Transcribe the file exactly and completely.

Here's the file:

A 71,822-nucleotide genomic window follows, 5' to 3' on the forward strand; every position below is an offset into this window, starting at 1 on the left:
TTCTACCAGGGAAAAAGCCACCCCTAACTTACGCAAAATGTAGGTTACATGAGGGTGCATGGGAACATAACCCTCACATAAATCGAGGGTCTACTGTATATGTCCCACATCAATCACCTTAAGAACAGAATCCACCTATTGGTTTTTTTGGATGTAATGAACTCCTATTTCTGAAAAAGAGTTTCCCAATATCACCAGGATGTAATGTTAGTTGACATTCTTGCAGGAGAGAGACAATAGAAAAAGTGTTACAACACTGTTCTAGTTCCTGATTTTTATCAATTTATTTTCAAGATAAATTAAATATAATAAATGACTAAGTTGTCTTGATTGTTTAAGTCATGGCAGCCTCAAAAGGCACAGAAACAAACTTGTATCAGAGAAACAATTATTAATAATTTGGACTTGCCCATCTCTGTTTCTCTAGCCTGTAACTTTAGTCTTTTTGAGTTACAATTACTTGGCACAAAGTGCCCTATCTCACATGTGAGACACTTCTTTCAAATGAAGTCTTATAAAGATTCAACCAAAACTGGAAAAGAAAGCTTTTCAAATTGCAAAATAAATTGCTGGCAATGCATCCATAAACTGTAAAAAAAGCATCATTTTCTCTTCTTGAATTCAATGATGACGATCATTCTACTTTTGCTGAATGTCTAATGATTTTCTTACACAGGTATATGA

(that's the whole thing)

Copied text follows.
A 71,822-nucleotide genomic window follows, 5' to 3' on the forward strand; every position below is an offset into this window, starting at 1 on the left:
TTCTACCAGGGAAAAAGCCACCCCTAACTTACGCAAAATGTAGGTTACATGAGGGTGCATGGGAACATAACCCTCACATAAATCGAGGGTCTACTGTATATGTCCCACATCAATCACCTTAAGAACAGAATCCACCTATTGGTTTTTTTGGATGTAATGAACTCCTATTTCTGAAAAAGAGTTTCCCAATATCACCAGGATGTAATGTTAGTTGACATTCTTGCAGGAGAGAGACAATAGAAAAAGTGTTACAACACTGTTCTAGTTCCTGATTTTTATCAATTTATTTTCAAGATAAATTAAATATAATAAATGACTAAGTTGTCTTGATTGTTTAAGTCATGGCAGCCTCAAAAGGCACAGAAACAAACTTGTATCAGAGAAACAATTATTAATAATTTGGACTTGCCCATCTCTGTTTCTCTAGCCTGTAACTTTAGTCTTTTTGAGTTACAATTACTTGGCACAAAGTGCCCTATCTCACATGTGAGACACTTCTTTCAAATGAAGTCTTATAAAGATTCAACCAAAACTGGAAAAGAAAGCTTTTCAAATTGCAAAATAAATTGCTGGCAATGCATCCATAAACTGTAAAAAAAGCATCATTTTCTCTTCTTGAATTCAATGATGACGATCATTCTACTTTTGCTGAATGTCTAATGATTTTCTTACACAGGTATATGA